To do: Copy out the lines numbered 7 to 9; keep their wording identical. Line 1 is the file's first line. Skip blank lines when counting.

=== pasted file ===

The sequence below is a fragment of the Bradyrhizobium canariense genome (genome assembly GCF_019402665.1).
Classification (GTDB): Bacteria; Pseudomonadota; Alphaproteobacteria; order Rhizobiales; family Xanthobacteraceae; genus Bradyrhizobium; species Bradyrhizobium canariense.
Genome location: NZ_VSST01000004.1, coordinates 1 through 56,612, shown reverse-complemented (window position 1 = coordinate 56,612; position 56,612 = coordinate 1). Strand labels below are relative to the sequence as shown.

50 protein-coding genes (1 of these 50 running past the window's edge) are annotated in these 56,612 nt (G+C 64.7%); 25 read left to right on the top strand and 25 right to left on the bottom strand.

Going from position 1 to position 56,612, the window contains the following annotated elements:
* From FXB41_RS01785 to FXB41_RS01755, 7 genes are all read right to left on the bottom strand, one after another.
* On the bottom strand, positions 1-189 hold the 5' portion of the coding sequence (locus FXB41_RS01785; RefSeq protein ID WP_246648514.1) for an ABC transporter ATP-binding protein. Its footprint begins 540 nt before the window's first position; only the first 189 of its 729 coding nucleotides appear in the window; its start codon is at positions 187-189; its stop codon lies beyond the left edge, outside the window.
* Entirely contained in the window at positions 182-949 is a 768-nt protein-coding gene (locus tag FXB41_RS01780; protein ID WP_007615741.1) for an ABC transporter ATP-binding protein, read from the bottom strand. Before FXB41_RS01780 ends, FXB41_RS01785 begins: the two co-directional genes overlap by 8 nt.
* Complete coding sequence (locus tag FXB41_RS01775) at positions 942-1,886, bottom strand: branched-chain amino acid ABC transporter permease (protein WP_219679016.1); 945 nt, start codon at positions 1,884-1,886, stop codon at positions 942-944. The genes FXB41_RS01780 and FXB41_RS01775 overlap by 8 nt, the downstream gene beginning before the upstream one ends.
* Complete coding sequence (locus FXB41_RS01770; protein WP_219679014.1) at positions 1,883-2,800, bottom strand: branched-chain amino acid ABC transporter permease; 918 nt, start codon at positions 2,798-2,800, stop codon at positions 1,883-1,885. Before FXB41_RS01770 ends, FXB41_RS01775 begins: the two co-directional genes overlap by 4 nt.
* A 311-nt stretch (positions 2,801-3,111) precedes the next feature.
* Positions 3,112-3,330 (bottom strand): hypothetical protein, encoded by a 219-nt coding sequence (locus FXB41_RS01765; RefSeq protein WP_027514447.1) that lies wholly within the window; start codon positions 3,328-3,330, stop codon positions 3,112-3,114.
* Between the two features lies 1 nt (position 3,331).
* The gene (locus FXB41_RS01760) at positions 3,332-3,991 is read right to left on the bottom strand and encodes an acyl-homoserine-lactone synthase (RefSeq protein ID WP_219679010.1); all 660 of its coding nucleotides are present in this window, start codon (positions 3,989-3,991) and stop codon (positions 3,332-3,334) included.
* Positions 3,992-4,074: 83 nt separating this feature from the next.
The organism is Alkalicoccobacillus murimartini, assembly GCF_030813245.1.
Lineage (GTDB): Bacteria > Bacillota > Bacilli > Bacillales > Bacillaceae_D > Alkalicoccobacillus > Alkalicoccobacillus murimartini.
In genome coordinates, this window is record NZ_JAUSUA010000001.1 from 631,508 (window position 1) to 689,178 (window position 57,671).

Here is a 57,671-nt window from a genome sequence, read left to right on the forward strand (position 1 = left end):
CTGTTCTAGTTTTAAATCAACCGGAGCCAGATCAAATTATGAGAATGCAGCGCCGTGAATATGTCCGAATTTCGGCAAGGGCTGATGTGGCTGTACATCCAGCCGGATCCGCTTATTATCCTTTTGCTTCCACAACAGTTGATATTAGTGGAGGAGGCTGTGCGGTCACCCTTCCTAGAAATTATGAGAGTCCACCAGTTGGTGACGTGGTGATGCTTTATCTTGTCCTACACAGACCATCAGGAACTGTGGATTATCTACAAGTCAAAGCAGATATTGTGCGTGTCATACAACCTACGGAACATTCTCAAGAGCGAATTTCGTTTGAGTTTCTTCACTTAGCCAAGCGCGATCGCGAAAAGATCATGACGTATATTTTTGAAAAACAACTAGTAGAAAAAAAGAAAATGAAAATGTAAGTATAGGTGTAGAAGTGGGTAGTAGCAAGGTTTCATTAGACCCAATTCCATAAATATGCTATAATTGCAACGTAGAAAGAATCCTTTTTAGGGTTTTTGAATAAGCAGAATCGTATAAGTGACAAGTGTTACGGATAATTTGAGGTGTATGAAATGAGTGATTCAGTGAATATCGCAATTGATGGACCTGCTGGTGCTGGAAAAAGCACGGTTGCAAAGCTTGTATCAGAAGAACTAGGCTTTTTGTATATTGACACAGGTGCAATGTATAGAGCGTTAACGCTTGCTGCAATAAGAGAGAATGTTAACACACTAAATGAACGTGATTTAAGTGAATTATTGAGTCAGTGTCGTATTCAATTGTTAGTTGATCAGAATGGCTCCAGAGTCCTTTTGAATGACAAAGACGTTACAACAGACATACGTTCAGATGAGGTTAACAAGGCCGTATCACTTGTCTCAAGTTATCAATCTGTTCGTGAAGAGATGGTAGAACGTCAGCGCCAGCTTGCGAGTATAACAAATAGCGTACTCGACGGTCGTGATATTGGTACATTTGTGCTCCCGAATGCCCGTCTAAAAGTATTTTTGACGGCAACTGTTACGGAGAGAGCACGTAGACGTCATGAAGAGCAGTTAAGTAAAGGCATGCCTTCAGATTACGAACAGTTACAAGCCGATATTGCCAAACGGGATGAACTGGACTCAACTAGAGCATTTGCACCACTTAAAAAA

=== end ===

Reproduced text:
* On the bottom strand, positions 1-189 hold the 5' portion of the coding sequence (locus FXB41_RS01785; RefSeq protein ID WP_246648514.1) for an ABC transporter ATP-binding protein. Its footprint begins 540 nt before the window's first position; only the first 189 of its 729 coding nucleotides appear in the window; its start codon is at positions 187-189; its stop codon lies beyond the left edge, outside the window.
* Entirely contained in the window at positions 182-949 is a 768-nt protein-coding gene (locus tag FXB41_RS01780; protein ID WP_007615741.1) for an ABC transporter ATP-binding protein, read from the bottom strand. Before FXB41_RS01780 ends, FXB41_RS01785 begins: the two co-directional genes overlap by 8 nt.
* Complete coding sequence (locus tag FXB41_RS01775) at positions 942-1,886, bottom strand: branched-chain amino acid ABC transporter permease (protein WP_219679016.1); 945 nt, start codon at positions 1,884-1,886, stop codon at positions 942-944. The genes FXB41_RS01780 and FXB41_RS01775 overlap by 8 nt, the downstream gene beginning before the upstream one ends.